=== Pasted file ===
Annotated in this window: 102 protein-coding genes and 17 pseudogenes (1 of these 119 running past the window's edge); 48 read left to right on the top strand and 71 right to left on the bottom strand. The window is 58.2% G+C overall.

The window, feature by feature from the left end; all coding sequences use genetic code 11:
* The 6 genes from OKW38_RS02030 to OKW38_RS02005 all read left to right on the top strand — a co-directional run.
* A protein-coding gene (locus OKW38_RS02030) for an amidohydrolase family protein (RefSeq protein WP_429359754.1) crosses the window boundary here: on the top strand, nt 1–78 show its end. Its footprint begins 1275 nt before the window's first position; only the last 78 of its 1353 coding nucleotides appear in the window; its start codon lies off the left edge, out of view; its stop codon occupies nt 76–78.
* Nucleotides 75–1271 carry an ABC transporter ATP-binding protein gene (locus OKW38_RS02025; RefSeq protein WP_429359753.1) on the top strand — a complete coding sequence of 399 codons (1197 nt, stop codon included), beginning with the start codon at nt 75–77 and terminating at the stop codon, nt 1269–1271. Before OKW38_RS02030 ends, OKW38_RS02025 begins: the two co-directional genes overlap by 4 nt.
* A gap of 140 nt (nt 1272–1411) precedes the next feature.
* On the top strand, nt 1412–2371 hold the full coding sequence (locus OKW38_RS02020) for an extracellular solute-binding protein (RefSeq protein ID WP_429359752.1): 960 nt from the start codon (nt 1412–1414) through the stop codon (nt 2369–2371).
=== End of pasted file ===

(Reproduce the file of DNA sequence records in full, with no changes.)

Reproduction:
Annotated in this window: 102 protein-coding genes and 17 pseudogenes (1 of these 119 running past the window's edge); 48 read left to right on the top strand and 71 right to left on the bottom strand. The window is 58.2% G+C overall.

The window, feature by feature from the left end; all coding sequences use genetic code 11:
* The 6 genes from OKW38_RS02030 to OKW38_RS02005 all read left to right on the top strand — a co-directional run.
* A protein-coding gene (locus OKW38_RS02030) for an amidohydrolase family protein (RefSeq protein WP_429359754.1) crosses the window boundary here: on the top strand, nt 1–78 show its end. Its footprint begins 1275 nt before the window's first position; only the last 78 of its 1353 coding nucleotides appear in the window; its start codon lies off the left edge, out of view; its stop codon occupies nt 76–78.
* Nucleotides 75–1271 carry an ABC transporter ATP-binding protein gene (locus OKW38_RS02025; RefSeq protein WP_429359753.1) on the top strand — a complete coding sequence of 399 codons (1197 nt, stop codon included), beginning with the start codon at nt 75–77 and terminating at the stop codon, nt 1269–1271. Before OKW38_RS02030 ends, OKW38_RS02025 begins: the two co-directional genes overlap by 4 nt.
* A gap of 140 nt (nt 1272–1411) precedes the next feature.
* On the top strand, nt 1412–2371 hold the full coding sequence (locus OKW38_RS02020) for an extracellular solute-binding protein (RefSeq protein ID WP_429359752.1): 960 nt from the start codon (nt 1412–1414) through the stop codon (nt 2369–2371).